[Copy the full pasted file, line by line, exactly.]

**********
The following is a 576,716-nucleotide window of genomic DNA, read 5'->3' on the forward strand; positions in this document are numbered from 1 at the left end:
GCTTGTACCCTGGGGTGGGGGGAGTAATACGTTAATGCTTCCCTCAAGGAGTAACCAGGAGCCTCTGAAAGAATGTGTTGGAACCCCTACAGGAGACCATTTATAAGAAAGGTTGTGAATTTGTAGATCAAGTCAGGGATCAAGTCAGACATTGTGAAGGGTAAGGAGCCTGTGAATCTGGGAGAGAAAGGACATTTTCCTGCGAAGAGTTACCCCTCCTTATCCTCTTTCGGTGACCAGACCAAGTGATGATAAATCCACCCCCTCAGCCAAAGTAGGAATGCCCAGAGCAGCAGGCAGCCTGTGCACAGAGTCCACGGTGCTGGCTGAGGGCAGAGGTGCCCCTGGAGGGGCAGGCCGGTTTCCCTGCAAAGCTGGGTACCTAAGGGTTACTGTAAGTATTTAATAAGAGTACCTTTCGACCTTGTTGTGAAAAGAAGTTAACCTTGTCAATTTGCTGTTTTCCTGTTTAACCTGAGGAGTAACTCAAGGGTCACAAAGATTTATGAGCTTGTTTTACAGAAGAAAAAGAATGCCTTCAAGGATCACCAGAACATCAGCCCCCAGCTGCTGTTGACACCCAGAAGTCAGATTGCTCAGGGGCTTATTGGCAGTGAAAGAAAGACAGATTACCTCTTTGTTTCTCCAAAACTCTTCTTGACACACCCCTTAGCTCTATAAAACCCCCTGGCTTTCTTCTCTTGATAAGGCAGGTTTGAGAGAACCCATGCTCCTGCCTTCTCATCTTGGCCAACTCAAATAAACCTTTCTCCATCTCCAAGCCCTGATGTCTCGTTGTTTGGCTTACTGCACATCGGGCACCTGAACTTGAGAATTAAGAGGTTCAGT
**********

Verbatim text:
The following is a 576,716-nucleotide window of genomic DNA, read 5'->3' on the forward strand; positions in this document are numbered from 1 at the left end:
GCTTGTACCCTGGGGTGGGGGGAGTAATACGTTAATGCTTCCCTCAAGGAGTAACCAGGAGCCTCTGAAAGAATGTGTTGGAACCCCTACAGGAGACCATTTATAAGAAAGGTTGTGAATTTGTAGATCAAGTCAGGGATCAAGTCAGACATTGTGAAGGGTAAGGAGCCTGTGAATCTGGGAGAGAAAGGACATTTTCCTGCGAAGAGTTACCCCTCCTTATCCTCTTTCGGTGACCAGACCAAGTGATGATAAATCCACCCCCTCAGCCAAAGTAGGAATGCCCAGAGCAGCAGGCAGCCTGTGCACAGAGTCCACGGTGCTGGCTGAGGGCAGAGGTGCCCCTGGAGGGGCAGGCCGGTTTCCCTGCAAAGCTGGGTACCTAAGGGTTACTGTAAGTATTTAATAAGAGTACCTTTCGACCTTGTTGTGAAAAGAAGTTAACCTTGTCAATTTGCTGTTTTCCTGTTTAACCTGAGGAGTAACTCAAGGGTCACAAAGATTTATGAGCTTGTTTTACAGAAGAAAAAGAATGCCTTCAAGGATCACCAGAACATCAGCCCCCAGCTGCTGTTGACACCCAGAAGTCAGATTGCTCAGGGGCTTATTGGCAGTGAAAGAAAGACAGATTACCTCTTTGTTTCTCCAAAACTCTTCTTGACACACCCCTTAGCTCTATAAAACCCCCTGGCTTTCTTCTCTTGATAAGGCAGGTTTGAGAGAACCCATGCTCCTGCCTTCTCATCTTGGCCAACTCAAATAAACCTTTCTCCATCTCCAAGCCCTGATGTCTCGTTGTTTGGCTTACTGCACATCGGGCACCTGAACTTGAGAATTAAGAGGTTCAGT